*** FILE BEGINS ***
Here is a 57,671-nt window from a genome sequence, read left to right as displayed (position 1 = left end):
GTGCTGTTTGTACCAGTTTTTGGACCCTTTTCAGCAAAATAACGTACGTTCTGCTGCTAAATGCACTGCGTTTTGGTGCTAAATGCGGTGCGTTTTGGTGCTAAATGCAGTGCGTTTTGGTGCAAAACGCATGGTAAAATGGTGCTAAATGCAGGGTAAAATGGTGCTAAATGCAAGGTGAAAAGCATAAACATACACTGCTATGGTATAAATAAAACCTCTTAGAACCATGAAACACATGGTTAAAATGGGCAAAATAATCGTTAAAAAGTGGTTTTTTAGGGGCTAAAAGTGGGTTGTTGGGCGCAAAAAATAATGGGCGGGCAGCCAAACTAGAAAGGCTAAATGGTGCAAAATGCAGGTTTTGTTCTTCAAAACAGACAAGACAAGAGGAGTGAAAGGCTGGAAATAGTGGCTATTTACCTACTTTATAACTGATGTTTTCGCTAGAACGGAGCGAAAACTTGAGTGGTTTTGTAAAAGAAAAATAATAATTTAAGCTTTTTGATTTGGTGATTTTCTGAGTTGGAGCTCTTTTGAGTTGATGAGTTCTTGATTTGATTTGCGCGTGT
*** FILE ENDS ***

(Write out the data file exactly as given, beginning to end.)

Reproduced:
Here is a 57,671-nt window from a genome sequence, read left to right as displayed (position 1 = left end):
GTGCTGTTTGTACCAGTTTTTGGACCCTTTTCAGCAAAATAACGTACGTTCTGCTGCTAAATGCACTGCGTTTTGGTGCTAAATGCGGTGCGTTTTGGTGCTAAATGCAGTGCGTTTTGGTGCAAAACGCATGGTAAAATGGTGCTAAATGCAGGGTAAAATGGTGCTAAATGCAAGGTGAAAAGCATAAACATACACTGCTATGGTATAAATAAAACCTCTTAGAACCATGAAACACATGGTTAAAATGGGCAAAATAATCGTTAAAAAGTGGTTTTTTAGGGGCTAAAAGTGGGTTGTTGGGCGCAAAAAATAATGGGCGGGCAGCCAAACTAGAAAGGCTAAATGGTGCAAAATGCAGGTTTTGTTCTTCAAAACAGACAAGACAAGAGGAGTGAAAGGCTGGAAATAGTGGCTATTTACCTACTTTATAACTGATGTTTTCGCTAGAACGGAGCGAAAACTTGAGTGGTTTTGTAAAAGAAAAATAATAATTTAAGCTTTTTGATTTGGTGATTTTCTGAGTTGGAGCTCTTTTGAGTTGATGAGTTCTTGATTTGATTTGCGCGTGT